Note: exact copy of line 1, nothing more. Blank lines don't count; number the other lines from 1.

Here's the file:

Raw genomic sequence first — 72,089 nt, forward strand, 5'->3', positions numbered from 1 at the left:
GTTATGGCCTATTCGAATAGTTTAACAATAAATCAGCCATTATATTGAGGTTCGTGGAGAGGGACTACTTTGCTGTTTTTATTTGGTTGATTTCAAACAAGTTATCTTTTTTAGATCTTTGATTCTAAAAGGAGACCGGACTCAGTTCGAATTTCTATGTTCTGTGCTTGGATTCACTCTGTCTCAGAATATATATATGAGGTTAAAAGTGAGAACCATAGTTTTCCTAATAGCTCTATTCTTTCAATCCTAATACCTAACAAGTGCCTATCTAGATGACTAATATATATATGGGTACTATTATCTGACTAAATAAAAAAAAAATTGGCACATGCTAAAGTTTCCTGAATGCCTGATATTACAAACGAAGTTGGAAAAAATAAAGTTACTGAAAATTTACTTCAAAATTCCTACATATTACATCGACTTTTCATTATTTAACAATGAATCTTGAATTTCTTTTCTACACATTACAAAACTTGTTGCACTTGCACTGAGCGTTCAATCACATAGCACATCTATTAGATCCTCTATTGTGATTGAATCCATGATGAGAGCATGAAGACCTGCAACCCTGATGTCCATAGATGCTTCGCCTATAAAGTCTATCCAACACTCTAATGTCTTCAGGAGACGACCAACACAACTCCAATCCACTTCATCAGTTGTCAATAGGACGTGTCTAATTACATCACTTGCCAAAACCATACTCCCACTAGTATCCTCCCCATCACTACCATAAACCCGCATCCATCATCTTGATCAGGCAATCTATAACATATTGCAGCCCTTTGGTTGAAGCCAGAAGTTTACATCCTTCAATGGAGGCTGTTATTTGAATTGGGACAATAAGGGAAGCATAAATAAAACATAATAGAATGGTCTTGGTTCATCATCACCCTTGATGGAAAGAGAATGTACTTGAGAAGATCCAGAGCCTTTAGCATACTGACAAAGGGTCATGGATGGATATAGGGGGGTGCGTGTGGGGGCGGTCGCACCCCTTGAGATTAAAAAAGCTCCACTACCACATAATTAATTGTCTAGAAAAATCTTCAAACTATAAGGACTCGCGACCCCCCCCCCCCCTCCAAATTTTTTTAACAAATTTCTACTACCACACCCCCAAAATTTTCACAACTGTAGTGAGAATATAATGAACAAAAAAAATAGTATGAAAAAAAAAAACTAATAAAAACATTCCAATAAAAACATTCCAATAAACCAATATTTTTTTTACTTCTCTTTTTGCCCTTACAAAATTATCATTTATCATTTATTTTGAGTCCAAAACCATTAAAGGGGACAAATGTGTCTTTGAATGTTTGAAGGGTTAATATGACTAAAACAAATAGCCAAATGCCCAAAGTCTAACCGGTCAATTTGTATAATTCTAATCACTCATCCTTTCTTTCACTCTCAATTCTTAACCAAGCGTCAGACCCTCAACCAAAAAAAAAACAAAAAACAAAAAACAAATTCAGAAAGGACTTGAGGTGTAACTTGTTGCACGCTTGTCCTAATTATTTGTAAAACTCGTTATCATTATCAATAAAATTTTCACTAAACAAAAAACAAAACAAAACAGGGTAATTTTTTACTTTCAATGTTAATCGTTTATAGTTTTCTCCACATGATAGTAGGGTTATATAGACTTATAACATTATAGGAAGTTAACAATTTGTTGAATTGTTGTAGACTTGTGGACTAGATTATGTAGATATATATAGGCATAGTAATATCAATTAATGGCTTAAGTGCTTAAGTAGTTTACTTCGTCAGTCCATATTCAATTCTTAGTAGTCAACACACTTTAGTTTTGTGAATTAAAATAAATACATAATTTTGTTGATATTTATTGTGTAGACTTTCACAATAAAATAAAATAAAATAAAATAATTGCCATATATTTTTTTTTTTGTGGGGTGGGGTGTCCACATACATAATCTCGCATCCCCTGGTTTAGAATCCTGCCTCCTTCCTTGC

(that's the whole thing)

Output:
Raw genomic sequence first — 72,089 nt, forward strand, 5'->3', positions numbered from 1 at the left: